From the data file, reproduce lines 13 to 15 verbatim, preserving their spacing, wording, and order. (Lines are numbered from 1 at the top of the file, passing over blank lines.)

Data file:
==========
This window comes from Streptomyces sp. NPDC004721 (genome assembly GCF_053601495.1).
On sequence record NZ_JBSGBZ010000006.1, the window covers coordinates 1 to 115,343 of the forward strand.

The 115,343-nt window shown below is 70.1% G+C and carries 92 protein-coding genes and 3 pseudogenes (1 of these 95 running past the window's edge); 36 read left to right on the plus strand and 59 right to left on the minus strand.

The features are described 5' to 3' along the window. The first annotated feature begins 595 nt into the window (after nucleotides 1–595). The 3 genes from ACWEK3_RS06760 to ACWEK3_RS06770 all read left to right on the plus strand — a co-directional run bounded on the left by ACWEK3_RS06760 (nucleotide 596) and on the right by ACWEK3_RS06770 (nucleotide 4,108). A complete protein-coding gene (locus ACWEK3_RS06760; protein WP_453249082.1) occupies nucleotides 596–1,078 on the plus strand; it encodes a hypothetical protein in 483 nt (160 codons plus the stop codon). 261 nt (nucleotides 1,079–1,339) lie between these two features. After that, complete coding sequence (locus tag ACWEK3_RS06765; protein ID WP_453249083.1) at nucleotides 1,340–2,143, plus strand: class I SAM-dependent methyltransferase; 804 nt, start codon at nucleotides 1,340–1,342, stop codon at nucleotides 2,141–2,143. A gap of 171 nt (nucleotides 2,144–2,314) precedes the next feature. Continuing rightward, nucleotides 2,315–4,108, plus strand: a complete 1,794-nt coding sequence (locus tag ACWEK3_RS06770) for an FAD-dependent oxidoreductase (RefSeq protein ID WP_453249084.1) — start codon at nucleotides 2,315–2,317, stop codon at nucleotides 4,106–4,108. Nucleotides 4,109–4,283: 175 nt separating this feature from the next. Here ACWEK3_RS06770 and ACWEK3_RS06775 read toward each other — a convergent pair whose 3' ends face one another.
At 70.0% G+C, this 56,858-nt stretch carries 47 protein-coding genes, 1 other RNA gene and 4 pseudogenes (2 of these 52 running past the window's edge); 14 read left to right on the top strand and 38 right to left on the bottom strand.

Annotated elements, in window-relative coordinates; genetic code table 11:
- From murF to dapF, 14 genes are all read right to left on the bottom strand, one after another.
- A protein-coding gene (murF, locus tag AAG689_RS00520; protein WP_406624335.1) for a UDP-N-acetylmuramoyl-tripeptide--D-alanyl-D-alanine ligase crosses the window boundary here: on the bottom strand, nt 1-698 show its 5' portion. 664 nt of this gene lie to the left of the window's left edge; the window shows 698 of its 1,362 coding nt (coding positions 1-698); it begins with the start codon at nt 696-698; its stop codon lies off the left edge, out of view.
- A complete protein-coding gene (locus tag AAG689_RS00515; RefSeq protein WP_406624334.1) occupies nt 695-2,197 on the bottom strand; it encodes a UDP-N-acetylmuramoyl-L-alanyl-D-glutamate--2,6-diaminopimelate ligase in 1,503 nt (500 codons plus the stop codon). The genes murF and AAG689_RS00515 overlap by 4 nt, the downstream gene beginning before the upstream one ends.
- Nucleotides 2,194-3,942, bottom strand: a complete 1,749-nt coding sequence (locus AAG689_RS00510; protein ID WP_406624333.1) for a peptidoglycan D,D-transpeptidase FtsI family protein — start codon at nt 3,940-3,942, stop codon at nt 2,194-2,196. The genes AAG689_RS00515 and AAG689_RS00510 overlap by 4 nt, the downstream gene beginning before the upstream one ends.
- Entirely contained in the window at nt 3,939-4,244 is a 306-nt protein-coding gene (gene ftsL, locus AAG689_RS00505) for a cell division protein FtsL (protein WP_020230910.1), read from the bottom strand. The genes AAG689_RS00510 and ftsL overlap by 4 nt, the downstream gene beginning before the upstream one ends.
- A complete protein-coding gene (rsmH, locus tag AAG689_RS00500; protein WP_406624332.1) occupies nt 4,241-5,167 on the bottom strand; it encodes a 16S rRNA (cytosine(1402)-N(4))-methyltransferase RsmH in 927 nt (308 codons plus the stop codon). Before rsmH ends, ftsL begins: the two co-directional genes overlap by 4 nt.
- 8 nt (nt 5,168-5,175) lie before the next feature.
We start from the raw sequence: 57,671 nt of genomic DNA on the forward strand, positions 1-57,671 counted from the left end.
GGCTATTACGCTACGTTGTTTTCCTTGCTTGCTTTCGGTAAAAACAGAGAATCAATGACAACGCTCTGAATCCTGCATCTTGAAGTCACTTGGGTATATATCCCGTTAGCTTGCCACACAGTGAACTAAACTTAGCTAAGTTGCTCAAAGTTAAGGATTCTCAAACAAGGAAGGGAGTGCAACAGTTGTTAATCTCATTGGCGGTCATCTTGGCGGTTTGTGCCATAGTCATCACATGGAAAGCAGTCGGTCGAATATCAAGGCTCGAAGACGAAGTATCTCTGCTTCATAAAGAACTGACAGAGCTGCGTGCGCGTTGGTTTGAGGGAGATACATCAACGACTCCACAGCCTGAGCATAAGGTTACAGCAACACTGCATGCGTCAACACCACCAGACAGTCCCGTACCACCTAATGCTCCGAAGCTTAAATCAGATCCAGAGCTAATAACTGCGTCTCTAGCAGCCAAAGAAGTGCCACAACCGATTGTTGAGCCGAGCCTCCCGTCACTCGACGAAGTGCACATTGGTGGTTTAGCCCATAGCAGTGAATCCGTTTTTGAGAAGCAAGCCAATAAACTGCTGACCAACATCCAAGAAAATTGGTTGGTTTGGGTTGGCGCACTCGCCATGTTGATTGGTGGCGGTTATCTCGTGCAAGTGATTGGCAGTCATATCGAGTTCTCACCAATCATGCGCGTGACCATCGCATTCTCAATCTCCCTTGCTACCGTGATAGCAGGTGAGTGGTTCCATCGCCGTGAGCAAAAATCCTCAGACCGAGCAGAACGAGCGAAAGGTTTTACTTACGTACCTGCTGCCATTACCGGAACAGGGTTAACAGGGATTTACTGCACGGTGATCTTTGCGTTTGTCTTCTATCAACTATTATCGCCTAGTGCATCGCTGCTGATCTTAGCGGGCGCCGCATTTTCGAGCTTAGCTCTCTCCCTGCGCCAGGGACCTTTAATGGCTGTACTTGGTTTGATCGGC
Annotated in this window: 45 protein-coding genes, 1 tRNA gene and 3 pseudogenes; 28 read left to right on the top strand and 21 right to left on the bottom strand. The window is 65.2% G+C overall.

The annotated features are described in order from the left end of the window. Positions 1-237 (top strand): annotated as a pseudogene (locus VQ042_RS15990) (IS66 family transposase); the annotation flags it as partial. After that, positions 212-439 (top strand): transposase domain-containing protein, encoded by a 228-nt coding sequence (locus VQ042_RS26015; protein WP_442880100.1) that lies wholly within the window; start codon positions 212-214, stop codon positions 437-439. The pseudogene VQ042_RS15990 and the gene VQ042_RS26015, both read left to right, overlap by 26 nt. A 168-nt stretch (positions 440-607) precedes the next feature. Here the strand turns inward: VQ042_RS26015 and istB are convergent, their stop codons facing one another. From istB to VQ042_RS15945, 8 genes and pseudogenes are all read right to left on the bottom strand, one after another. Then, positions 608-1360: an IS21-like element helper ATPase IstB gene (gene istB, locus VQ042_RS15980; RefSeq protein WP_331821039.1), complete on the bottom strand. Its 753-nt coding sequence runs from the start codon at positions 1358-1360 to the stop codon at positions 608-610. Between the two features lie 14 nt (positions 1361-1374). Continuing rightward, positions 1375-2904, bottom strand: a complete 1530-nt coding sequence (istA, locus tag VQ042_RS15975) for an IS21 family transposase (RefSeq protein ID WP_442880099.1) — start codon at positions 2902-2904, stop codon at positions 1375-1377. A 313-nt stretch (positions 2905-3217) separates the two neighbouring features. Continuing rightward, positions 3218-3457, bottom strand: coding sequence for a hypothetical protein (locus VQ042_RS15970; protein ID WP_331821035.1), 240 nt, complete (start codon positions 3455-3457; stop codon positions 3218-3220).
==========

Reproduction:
- 8 nt (nt 5,168-5,175) lie before the next feature.
We start from the raw sequence: 57,671 nt of genomic DNA on the forward strand, positions 1-57,671 counted from the left end.
GGCTATTACGCTACGTTGTTTTCCTTGCTTGCTTTCGGTAAAAACAGAGAATCAATGACAACGCTCTGAATCCTGCATCTTGAAGTCACTTGGGTATATATCCCGTTAGCTTGCCACACAGTGAACTAAACTTAGCTAAGTTGCTCAAAGTTAAGGATTCTCAAACAAGGAAGGGAGTGCAACAGTTGTTAATCTCATTGGCGGTCATCTTGGCGGTTTGTGCCATAGTCATCACATGGAAAGCAGTCGGTCGAATATCAAGGCTCGAAGACGAAGTATCTCTGCTTCATAAAGAACTGACAGAGCTGCGTGCGCGTTGGTTTGAGGGAGATACATCAACGACTCCACAGCCTGAGCATAAGGTTACAGCAACACTGCATGCGTCAACACCACCAGACAGTCCCGTACCACCTAATGCTCCGAAGCTTAAATCAGATCCAGAGCTAATAACTGCGTCTCTAGCAGCCAAAGAAGTGCCACAACCGATTGTTGAGCCGAGCCTCCCGTCACTCGACGAAGTGCACATTGGTGGTTTAGCCCATAGCAGTGAATCCGTTTTTGAGAAGCAAGCCAATAAACTGCTGACCAACATCCAAGAAAATTGGTTGGTTTGGGTTGGCGCACTCGCCATGTTGATTGGTGGCGGTTATCTCGTGCAAGTGATTGGCAGTCATATCGAGTTCTCACCAATCATGCGCGTGACCATCGCATTCTCAATCTCCCTTGCTACCGTGATAGCAGGTGAGTGGTTCCATCGCCGTGAGCAAAAATCCTCAGACCGAGCAGAACGAGCGAAAGGTTTTACTTACGTACCTGCTGCCATTACCGGAACAGGGTTAACAGGGATTTACTGCACGGTGATCTTTGCGTTTGTCTTCTATCAACTATTATCGCCTAGTGCATCGCTGCTGATCTTAGCGGGCGCCGCATTTTCGAGCTTAGCTCTCTCCCTGCGCCAGGGACCTTTAATGGCTGTACTTGGTTTGATCGGC